Cleansing Fire

Defending Truth and Tradition in the Roman Catholic Church

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They Should be Singing Kumbaya

October 27th, 2009, Promulgated by Gen

Nod of the miter to Fr. Black:

Suppose a ship, filled with a mixed crew of French, Spanish, and Portuguese, is being wrecked off the coast of England. A crowd is assembled on the cliff, watching with intense earnestness the efforts being made by the captain and crew on the one hand, and by life boats from the coast on the other, to save the lives of the passengers. A great act is being performed, in which all are taking part, some as immediate actors, others as eager assistants. We may suppose this act carried out in the midst of united prayers. English, French, Spanish, Portuguese, each in their own tongues and many without spoken words at all, are sending up petitions to Almighty God for the safety of the passengers. It is a common act at which they assist; it is accompanied by the prayers of all; but they are not common prayers, in the sense of all joining either vocally or mentally in the same form of words.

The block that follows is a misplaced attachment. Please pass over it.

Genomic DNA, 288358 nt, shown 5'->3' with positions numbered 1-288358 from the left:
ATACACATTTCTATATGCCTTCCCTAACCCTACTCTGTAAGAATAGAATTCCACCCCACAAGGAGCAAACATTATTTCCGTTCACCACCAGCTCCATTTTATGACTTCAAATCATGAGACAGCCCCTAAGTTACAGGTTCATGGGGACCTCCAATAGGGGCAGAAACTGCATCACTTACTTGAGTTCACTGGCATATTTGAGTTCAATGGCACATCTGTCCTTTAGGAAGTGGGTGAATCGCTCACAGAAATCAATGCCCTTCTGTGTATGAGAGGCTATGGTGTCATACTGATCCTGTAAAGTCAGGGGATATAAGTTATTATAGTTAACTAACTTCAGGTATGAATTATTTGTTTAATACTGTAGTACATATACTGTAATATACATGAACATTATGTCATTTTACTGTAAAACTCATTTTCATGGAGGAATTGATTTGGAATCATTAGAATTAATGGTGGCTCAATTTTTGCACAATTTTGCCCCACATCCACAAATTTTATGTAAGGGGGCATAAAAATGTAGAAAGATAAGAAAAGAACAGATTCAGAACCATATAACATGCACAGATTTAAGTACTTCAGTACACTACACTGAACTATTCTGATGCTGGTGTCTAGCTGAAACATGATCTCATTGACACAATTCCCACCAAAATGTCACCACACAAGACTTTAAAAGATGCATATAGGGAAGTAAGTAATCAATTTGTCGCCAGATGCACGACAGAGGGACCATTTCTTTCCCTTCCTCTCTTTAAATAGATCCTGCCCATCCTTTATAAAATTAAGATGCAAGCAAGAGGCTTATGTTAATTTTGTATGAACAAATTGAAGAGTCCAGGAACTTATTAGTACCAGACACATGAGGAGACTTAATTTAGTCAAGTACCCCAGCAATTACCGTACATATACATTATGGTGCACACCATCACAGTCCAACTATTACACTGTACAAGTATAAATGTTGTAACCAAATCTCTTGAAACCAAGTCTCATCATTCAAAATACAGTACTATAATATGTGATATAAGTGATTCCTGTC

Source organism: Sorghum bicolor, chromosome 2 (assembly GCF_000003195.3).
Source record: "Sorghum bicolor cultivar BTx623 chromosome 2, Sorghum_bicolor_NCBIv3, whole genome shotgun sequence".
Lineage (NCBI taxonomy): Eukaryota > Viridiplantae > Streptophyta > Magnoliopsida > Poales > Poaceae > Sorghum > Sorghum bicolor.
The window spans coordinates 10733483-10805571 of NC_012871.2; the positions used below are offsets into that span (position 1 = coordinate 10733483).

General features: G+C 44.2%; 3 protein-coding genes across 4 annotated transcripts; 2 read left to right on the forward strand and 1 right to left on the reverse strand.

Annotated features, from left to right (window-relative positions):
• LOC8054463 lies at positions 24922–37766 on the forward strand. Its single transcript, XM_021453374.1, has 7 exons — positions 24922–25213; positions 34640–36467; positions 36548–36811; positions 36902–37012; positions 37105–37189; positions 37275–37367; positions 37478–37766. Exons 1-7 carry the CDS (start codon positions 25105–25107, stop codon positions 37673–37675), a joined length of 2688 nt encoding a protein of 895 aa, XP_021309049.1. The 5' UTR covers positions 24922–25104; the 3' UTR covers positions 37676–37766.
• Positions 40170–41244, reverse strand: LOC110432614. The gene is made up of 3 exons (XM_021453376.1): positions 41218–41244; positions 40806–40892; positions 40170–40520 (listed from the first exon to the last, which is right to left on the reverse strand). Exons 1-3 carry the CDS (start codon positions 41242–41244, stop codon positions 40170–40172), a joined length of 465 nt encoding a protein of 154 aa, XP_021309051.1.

When the priest Zacharias had gone into the temple of the Lord to offer incense, and ?all the multitude of the people was praying without? (Luke 1.9), there was a common act performed by priest and people ? by the priest as actor, by the people as assistants ? and the act was accompanied by united prayers. But it mattered not to the people what language was spoken by the priest or what sacred formulae were used. Their intentions were joined with his. Their individual and varied petitions were one great Amen said to his sacerdotal invocations; and all ascended together in a sweet smelling cloud of incense to Heaven.

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